Benefits of Tax Cuts and Jobs Act

Floor Speech

Date: May 7, 2018
Location: Washington, DC
Issues: Taxes

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Mr. GUTHRIE. Mr. Speaker, this evening, we will hear from myself and a colleague from Tennessee, and he is joining me today to talk about how the Tax Cuts and Jobs Act has benefited our States.

In my congressional district, Kentucky's Second, I have heard from constituents who have seen more money in their paychecks and from businesses that have been able to grow and pass along the benefits of tax reform directly to their employees.

The Tax Cuts and Jobs Act doubled the standard deduction for both individuals and couples. For the 75 percent of residents in Kentucky's Second District who take the standard deduction, this is an automatic tax cut. Additionally, individuals in every tax bracket are paying lower rates.

When I visited Owensboro in February, I met Cheri and Ray Middletown, who own On Time Fab, a small business that provides fabrication services for agricultural, industrial, and commercial productions. Cheri and Ray shared with me that, during the first week of the implementation of the Tax Cuts and Jobs Act, each of the 20 employees of On Time Fab took home more pay as a result of tax reform.

One employee took home as much as $56 a week and more than $200 a month. A single dad working for On Time Fab is bringing home an extra $40 each week. Some thought there was a mistake in their paychecks because they are able to keep so much of their hard-earned money, and $40 a week is over $160 a month.

By cutting the corporate tax rate to make the U.S. competitive globally, the Tax Cuts and Jobs Act has given businesses the opportunity to pass along savings to their customers. For example, residents of 48 States, plus the District of Columbia, are seeing their utility bills go down because of tax reform.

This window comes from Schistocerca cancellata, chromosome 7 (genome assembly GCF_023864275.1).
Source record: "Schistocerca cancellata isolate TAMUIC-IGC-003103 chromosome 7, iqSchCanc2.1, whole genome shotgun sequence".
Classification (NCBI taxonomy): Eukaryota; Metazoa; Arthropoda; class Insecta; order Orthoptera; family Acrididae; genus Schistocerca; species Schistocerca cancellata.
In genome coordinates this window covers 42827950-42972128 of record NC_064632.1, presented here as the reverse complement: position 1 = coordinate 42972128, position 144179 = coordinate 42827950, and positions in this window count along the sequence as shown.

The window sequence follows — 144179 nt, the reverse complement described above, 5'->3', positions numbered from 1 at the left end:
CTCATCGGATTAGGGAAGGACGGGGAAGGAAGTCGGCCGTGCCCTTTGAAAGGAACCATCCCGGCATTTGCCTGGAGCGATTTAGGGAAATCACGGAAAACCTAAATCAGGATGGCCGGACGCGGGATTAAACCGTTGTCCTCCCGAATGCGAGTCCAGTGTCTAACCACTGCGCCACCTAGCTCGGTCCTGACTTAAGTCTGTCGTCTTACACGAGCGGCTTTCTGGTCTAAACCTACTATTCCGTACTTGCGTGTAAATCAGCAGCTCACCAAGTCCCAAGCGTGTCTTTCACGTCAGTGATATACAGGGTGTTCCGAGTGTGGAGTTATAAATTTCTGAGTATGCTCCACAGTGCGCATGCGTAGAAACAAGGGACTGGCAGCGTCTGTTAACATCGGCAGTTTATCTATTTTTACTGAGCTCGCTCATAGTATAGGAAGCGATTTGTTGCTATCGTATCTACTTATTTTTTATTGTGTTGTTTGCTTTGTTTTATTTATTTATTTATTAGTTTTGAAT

In Kentucky, the Public Service Commission has ordered investor-owned utilities to track their tax savings and to reduce rates for hundreds of thousands of Kentucky customers. In fact, the Public Service Commission has already announced that Kentucky Utilities' and Louisville Gas & Electric's residential electric customers will see their average monthly bills decreased by 6 percent.

Atmos Energy, which serves western Kentucky, announced in March that it will be cutting the average residential bill by just over 3 percent. Other savings from tax reform will fund infrastructure upgrades across the Commonwealth. Companies in Kentucky have been able to expand their operation because of the Tax Cuts and Jobs Act.

Owl's Head Alloys in my hometown of Bowling Green recently announced a $3 million expansion which would create 17 new jobs, bringing their total employment in the Second District to nearly 100 good-paying jobs. When I visited their facility in March, Owl's Head owner and president, David Bradford, told me that the economic outlook resulting from the Tax Cuts and Jobs Act helped lead to their decision to expand.

This is exactly why we passed the Tax Cuts and Jobs Act: to give American businesses the confidence to grow and expand right in our communities, and to help individual taxpayers keep more of their money. Some might say that an extra $200 a month is just crumbs. For hardworking Kentucky taxpayers, the extra money can go toward a car payment or a mortgage. It can help pay for a child's braces or even for regular expenses like groceries.